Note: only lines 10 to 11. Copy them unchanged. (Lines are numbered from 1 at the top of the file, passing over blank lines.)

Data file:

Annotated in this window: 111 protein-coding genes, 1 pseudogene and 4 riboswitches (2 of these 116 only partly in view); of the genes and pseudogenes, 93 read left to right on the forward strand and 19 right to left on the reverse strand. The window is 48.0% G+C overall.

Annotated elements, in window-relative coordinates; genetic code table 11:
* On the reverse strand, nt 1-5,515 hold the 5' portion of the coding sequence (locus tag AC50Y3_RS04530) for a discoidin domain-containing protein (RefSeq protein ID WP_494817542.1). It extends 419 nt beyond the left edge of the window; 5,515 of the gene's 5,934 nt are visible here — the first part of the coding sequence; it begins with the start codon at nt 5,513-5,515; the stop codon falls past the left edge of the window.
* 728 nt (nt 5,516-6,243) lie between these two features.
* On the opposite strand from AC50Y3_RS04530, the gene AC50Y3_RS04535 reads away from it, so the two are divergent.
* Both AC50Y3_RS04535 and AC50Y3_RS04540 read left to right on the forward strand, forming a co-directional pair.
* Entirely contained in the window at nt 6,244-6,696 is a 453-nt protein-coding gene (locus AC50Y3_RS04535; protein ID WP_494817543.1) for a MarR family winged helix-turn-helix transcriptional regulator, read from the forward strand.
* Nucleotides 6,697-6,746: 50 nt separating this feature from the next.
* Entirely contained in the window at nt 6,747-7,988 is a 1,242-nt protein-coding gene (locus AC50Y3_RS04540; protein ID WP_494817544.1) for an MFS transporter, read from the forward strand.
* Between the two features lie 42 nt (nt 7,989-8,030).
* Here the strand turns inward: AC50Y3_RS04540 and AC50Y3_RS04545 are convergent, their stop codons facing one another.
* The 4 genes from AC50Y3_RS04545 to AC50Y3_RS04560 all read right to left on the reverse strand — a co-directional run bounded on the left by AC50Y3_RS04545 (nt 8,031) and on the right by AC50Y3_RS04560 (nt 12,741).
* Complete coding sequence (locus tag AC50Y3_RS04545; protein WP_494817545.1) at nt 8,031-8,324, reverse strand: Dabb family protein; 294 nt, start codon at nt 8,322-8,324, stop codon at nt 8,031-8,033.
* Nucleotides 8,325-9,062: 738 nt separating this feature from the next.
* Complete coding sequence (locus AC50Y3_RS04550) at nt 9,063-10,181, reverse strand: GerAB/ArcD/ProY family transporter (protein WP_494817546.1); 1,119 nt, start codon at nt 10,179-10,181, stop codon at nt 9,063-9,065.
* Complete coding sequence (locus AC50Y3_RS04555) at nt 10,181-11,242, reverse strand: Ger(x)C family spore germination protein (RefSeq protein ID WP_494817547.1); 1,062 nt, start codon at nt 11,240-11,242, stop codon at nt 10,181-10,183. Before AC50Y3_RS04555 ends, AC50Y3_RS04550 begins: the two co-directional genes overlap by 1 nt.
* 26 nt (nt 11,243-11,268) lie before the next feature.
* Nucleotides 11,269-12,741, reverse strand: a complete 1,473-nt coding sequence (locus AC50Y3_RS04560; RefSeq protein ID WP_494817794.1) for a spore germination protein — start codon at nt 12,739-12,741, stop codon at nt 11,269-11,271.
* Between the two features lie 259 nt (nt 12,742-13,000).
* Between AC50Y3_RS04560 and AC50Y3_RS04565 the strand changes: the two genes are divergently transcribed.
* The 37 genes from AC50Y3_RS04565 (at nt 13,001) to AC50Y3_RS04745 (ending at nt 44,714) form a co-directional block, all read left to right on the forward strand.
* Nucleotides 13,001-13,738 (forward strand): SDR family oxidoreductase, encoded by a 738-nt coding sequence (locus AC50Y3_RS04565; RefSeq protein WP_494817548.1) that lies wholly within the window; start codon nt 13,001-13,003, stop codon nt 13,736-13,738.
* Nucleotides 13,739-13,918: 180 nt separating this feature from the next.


* Between the two features lie 42 nt (nt 7,989-8,030).
* Here the strand turns inward: AC50Y3_RS04540 and AC50Y3_RS04545 are convergent, their stop codons facing one another.